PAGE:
Turkish demonstrators slam govt.’s education policy


More than 40,000 members of Egitim Sen, the Education Union, marched through the historic Sultanahmet district of Istanbul, demanding the repeal of a controversial law on primary and secondary education usually terms as “4+4+4” proposals.

The law that was passed by parliament last year gives regional governors the right to appoint and dismiss education chiefs, that many feel will politicize the education system and will bring uncertainty into teachers’ careers.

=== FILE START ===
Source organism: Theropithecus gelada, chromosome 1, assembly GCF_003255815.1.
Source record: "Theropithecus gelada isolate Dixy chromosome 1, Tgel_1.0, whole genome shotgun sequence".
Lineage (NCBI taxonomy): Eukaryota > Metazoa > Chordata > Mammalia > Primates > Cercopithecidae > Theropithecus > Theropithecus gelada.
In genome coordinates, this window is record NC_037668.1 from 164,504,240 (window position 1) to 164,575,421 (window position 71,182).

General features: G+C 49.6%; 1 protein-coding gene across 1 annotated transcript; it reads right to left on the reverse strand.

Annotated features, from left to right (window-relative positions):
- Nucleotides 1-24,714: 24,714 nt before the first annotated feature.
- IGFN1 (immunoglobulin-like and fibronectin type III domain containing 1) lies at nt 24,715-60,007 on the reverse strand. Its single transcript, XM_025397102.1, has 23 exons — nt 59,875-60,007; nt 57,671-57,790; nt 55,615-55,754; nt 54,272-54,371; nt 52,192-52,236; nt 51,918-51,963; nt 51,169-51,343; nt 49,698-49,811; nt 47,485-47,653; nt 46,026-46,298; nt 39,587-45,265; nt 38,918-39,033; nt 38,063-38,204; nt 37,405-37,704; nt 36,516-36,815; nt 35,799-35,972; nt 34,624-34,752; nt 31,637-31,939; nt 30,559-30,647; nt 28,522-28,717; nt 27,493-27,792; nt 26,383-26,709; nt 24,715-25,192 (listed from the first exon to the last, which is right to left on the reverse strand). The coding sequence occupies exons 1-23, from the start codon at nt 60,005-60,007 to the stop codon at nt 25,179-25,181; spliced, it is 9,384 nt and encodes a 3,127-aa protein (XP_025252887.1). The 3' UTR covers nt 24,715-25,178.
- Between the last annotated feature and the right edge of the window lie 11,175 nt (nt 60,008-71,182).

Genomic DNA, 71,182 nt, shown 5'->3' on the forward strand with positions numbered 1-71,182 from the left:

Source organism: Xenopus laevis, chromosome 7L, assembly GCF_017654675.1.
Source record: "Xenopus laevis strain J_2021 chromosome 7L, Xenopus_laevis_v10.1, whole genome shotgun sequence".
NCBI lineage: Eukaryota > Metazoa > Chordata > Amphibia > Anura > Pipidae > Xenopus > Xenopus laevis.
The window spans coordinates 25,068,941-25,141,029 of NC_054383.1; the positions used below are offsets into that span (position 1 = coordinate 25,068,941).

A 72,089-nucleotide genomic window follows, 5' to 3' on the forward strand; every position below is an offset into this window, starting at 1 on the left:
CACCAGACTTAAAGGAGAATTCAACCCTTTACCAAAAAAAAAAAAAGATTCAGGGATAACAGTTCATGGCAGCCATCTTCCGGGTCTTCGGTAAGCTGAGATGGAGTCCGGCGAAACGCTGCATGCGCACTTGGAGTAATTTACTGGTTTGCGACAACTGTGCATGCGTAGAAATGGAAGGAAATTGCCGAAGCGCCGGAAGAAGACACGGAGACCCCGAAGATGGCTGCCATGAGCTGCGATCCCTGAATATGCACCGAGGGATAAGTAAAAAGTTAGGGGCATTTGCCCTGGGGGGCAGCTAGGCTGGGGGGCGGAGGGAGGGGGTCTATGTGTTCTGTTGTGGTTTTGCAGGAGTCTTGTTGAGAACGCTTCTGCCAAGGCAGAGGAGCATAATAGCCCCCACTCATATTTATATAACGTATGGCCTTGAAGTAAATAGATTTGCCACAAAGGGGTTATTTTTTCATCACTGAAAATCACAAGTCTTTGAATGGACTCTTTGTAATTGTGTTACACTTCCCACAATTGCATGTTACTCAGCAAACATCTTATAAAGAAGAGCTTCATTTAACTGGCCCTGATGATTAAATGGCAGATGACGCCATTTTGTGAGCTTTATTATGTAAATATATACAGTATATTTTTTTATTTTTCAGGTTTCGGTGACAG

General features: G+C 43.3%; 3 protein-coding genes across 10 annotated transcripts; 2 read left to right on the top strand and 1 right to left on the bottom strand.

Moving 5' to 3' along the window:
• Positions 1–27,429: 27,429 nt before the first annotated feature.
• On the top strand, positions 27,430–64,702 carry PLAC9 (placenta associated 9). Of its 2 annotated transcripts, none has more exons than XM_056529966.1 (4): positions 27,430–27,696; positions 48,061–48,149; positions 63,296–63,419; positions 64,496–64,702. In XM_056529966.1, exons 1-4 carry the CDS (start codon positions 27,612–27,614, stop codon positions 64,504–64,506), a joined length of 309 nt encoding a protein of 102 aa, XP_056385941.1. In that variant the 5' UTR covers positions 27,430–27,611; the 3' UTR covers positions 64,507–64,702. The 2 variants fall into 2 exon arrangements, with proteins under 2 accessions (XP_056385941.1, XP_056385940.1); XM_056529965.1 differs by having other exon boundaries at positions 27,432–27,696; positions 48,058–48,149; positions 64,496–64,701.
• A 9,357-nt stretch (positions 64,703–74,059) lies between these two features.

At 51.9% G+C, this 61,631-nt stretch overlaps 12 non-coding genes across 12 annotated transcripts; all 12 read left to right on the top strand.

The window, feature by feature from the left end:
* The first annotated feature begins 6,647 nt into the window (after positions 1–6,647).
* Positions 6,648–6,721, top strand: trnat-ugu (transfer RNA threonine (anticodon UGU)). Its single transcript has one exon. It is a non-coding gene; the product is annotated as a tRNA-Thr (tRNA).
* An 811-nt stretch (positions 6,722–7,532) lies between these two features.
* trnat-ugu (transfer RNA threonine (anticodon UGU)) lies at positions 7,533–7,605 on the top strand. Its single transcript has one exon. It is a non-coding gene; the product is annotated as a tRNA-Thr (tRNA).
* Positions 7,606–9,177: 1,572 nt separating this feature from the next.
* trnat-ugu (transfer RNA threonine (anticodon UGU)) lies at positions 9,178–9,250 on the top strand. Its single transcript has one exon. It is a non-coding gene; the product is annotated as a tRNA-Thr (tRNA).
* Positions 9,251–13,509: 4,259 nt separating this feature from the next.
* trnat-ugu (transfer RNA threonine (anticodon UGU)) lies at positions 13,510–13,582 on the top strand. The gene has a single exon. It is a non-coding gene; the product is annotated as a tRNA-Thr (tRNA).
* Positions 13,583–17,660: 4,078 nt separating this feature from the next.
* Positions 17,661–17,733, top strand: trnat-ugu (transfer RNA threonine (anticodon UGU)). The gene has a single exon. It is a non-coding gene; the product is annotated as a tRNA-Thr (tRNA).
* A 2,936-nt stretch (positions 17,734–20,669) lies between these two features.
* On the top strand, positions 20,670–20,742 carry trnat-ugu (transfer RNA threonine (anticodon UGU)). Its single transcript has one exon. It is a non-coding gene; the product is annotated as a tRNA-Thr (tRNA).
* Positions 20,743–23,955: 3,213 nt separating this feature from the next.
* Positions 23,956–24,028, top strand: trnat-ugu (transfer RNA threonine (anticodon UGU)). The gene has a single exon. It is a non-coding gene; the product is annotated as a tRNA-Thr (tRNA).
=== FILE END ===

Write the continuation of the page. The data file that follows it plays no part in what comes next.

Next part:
As the march continued, however, it was clear that many demonstrators were also angry at the recent corruption scandal engulfing Turkish politics, especially the latest allegations concerning the Prime Minister and his son.The Turkish government has been pushing through unpopular and controversial laws on educational reform since coming to power in 2002. Two years ago, the parliament passed controversial legislation on primary and secondary education. Under which, children will begin school the September after they turn six. The second stage will allow students to choose whether to study at a general education middle school or a religious vocational middle school, which are referred to as Imam Hatip schools. When the AKP came to power in 2002, only about 2% of eligible children attended clerical schools, so many see this move by the government as a betrayal of the principle of laicism upon which the Turkish Republic is founded.Today, thousands of teachers are gathered here in Istanbul to complain against the government’s education policies that the teaching union sees as a retrograde step.